Read Insider Admissions Tips From Our Admissions Experts
LSAT Tip #2: Prepare with Actual LSAT Exams
October 27, 2014
In my first post, I explained that, contrary to popular belief, you can actually prepare and study for the LSAT, and you can do so by learning the logic that underlies the exam. In this post, I want to emphasize and explain that your preparation must involve using actual LSAT exams. Preparation with actual exams will help you gain familiarity with the LSAT.
Building Your Medical School Resumé
October 14, 2014
When it comes to working on your medical school application profile, you don’t have to be a fortune teller to predict that your GPA and MCAT score will matter greatly. But the important application components don’t stop there. Though your scores are undoubtedly significant, the experiences and passion on your medical school resumé have a huge impact on your admissions outcome.
LSAT Tip #1: Learn the Logic
October 10, 2014
One of the most common myths about the LSAT is that you can’t study for it. A newcomer to the LSAT experience might view the exam as some sort of an IQ test and dismiss it as the latest example of the standardized test prep world’s archaic customs.
Plotting Your GMAT Attack
October 7, 2014
Don’t look now, but business schools just keep getting more competitive. The number of applications at top programs is going up again. A recent post by the Wall Street Journal cites a rise in the number of applicants to Wharton, Harvard, and NYU’s Stern this year. That’s a break from the trend of the last couple years, with prospective applicants holding out as financial job markets continue to be difficult.
Why GMAT is King in Business School Admissions
October 3, 2014
There are a few exceptions, but the simple answer is that you want to take GMAT over the GRE if you are applying to business school. It’s more competitive, more difficult, and it more rigorously tests the skills business schools prefer in their applicants.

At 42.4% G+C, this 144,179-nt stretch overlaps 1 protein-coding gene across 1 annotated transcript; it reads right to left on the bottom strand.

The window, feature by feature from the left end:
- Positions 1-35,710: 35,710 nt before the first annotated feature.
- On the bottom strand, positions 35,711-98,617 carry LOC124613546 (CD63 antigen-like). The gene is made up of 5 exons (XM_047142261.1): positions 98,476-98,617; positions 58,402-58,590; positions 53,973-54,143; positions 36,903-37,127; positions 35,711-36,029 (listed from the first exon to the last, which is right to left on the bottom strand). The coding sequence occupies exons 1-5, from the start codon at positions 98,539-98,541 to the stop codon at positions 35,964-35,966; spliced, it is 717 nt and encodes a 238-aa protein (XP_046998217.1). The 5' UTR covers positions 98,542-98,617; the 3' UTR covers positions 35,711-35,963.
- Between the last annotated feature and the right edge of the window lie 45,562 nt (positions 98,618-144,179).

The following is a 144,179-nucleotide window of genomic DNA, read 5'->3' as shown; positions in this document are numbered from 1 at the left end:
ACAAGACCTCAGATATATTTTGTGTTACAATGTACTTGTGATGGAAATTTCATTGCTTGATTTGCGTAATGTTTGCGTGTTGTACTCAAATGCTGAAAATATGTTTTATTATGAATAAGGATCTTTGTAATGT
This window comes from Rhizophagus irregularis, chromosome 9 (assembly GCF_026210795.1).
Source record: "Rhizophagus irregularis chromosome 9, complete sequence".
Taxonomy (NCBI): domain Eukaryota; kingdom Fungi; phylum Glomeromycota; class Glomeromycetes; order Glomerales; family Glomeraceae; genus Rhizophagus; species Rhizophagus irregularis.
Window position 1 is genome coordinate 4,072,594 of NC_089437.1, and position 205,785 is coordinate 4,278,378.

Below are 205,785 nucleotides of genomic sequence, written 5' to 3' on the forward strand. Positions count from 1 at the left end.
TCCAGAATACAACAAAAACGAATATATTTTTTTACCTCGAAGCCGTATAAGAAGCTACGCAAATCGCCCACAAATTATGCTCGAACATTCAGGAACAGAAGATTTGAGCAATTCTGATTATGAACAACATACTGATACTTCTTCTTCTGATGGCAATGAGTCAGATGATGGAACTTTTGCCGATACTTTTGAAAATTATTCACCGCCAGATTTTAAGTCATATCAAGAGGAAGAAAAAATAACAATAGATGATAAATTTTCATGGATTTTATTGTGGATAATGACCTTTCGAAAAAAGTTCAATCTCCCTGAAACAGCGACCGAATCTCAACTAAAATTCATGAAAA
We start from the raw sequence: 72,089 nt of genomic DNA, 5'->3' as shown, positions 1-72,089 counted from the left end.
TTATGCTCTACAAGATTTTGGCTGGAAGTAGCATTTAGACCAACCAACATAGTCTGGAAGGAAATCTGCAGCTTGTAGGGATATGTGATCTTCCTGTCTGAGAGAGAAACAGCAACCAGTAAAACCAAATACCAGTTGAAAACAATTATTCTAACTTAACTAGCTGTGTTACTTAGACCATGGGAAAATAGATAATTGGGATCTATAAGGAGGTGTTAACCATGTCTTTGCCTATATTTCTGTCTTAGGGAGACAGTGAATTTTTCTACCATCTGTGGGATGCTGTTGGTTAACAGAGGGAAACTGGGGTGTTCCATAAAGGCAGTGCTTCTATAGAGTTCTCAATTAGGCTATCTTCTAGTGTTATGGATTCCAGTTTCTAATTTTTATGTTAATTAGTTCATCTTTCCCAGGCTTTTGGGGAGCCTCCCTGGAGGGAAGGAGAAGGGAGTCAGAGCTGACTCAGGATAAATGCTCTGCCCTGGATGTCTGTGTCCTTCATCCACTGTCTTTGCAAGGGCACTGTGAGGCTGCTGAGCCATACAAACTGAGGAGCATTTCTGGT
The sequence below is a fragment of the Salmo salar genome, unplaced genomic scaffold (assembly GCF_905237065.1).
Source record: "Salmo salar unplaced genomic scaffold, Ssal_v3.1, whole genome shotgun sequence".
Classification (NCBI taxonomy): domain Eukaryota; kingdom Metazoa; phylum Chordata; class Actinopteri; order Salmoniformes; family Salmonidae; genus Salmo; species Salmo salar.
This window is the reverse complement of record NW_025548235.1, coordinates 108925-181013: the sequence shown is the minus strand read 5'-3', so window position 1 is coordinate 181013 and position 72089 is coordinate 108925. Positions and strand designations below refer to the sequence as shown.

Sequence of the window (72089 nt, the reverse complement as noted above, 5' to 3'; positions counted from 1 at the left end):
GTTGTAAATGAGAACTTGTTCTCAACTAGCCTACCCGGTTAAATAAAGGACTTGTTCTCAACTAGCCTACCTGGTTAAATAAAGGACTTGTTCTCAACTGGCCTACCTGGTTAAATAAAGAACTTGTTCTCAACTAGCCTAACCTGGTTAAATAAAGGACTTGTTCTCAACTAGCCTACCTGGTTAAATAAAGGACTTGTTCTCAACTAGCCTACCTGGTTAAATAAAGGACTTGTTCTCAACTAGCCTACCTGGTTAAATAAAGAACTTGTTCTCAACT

How Much Does Medical School Cost?
October 2, 2014
Getting into medical school requires mental and emotional preparation, as well as financial readiness. Med school is expensive, and everyone who wants to be a doctor knows this. If, despite the looming financial burden and the premed critics you will face, you are still thinking about applying to med school, below is a summary of the financial cost of attending medical school. Proceed with caution…
The Demise of the SAT II
October 1, 2014
A couple of months ago, the Admissions and Financial Aid Office of Harvard University announced that applicants will no longer need to submit SAT II subject test scores as part of their application. According to the school officials, they are making this change to encourage low-income students to apply to the prestigious school.
Checking Your Progress on the Road to Law School
September 24, 2014
As you know, getting into a top law school involves much more than excellent grades and LSAT scores. But, because everyone’s road to law school takes a different shape and is not preset like a pre-med curriculum might be, checking your progress and development along the way involves some serious self-reflection. Thus, you should try to use the following basic rubric to evaluate your candidacy at the culmination of each semester during college:
American Medical Schools that Accept International Students
September 24, 2014
Many international students wonder exactly how challenging it is to apply to US medical schools. Though not impossible, it is incredibly difficult for international students to gain admission and attend medical school in the United States. If you’re an international student hoping to get your medical license in the United States,
A Closer Look at the Integrated Reasoning Section of the GMAT
September 22, 2014
The Integrated Reasoning section of the GMAT was introduced in 2012 to replace the “Analyze an Issue” essay. The Integrated Reasoning section tests your ability to quickly process information and answer questions about it, combining reading comprehension and quantitative skills (especially percent change, ratios, etc.). It tests 12 “items,” 4 of which are experimental, and you will receive a score between 1-8.